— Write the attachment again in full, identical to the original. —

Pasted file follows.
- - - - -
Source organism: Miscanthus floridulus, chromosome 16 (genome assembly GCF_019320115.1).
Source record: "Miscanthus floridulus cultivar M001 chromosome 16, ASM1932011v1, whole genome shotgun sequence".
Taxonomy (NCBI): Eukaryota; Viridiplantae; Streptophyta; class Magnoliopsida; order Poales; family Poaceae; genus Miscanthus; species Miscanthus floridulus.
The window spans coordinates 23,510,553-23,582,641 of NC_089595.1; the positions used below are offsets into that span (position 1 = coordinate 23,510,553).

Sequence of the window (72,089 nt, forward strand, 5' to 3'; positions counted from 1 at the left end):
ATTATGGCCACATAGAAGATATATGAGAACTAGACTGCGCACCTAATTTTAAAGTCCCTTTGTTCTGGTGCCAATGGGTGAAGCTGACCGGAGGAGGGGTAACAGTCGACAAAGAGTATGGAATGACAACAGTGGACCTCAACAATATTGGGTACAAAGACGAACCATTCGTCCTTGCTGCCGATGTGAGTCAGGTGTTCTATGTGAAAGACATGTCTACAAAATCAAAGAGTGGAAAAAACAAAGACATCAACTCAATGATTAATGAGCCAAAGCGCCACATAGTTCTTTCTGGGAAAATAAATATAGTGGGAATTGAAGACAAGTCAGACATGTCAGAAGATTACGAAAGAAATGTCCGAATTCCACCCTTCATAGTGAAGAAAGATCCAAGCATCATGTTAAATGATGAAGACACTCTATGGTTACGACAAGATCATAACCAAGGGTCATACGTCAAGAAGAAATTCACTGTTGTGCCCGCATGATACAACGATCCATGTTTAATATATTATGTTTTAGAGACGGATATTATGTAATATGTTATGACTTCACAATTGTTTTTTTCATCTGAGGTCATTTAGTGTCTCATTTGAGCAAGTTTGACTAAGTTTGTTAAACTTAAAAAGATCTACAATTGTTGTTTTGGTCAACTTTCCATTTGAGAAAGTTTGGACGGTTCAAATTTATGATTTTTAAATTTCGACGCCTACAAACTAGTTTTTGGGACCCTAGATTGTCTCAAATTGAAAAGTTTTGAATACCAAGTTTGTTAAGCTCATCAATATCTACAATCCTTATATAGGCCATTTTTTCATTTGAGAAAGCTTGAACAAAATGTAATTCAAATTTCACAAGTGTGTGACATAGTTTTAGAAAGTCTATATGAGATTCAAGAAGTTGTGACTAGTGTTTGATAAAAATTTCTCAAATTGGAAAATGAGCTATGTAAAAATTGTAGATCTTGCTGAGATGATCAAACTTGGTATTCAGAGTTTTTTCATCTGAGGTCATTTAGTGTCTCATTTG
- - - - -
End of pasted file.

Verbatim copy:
Source organism: Miscanthus floridulus, chromosome 16 (genome assembly GCF_019320115.1).
Source record: "Miscanthus floridulus cultivar M001 chromosome 16, ASM1932011v1, whole genome shotgun sequence".
Taxonomy (NCBI): Eukaryota; Viridiplantae; Streptophyta; class Magnoliopsida; order Poales; family Poaceae; genus Miscanthus; species Miscanthus floridulus.
The window spans coordinates 23,510,553-23,582,641 of NC_089595.1; the positions used below are offsets into that span (position 1 = coordinate 23,510,553).

Sequence of the window (72,089 nt, forward strand, 5' to 3'; positions counted from 1 at the left end):
ATTATGGCCACATAGAAGATATATGAGAACTAGACTGCGCACCTAATTTTAAAGTCCCTTTGTTCTGGTGCCAATGGGTGAAGCTGACCGGAGGAGGGGTAACAGTCGACAAAGAGTATGGAATGACAACAGTGGACCTCAACAATATTGGGTACAAAGACGAACCATTCGTCCTTGCTGCCGATGTGAGTCAGGTGTTCTATGTGAAAGACATGTCTACAAAATCAAAGAGTGGAAAAAACAAAGACATCAACTCAATGATTAATGAGCCAAAGCGCCACATAGTTCTTTCTGGGAAAATAAATATAGTGGGAATTGAAGACAAGTCAGACATGTCAGAAGATTACGAAAGAAATGTCCGAATTCCACCCTTCATAGTGAAGAAAGATCCAAGCATCATGTTAAATGATGAAGACACTCTATGGTTACGACAAGATCATAACCAAGGGTCATACGTCAAGAAGAAATTCACTGTTGTGCCCGCATGATACAACGATCCATGTTTAATATATTATGTTTTAGAGACGGATATTATGTAATATGTTATGACTTCACAATTGTTTTTTTCATCTGAGGTCATTTAGTGTCTCATTTGAGCAAGTTTGACTAAGTTTGTTAAACTTAAAAAGATCTACAATTGTTGTTTTGGTCAACTTTCCATTTGAGAAAGTTTGGACGGTTCAAATTTATGATTTTTAAATTTCGACGCCTACAAACTAGTTTTTGGGACCCTAGATTGTCTCAAATTGAAAAGTTTTGAATACCAAGTTTGTTAAGCTCATCAATATCTACAATCCTTATATAGGCCATTTTTTCATTTGAGAAAGCTTGAACAAAATGTAATTCAAATTTCACAAGTGTGTGACATAGTTTTAGAAAGTCTATATGAGATTCAAGAAGTTGTGACTAGTGTTTGATAAAAATTTCTCAAATTGGAAAATGAGCTATGTAAAAATTGTAGATCTTGCTGAGATGATCAAACTTGGTATTCAGAGTTTTTTCATCTGAGGTCATTTAGTGTCTCATTTG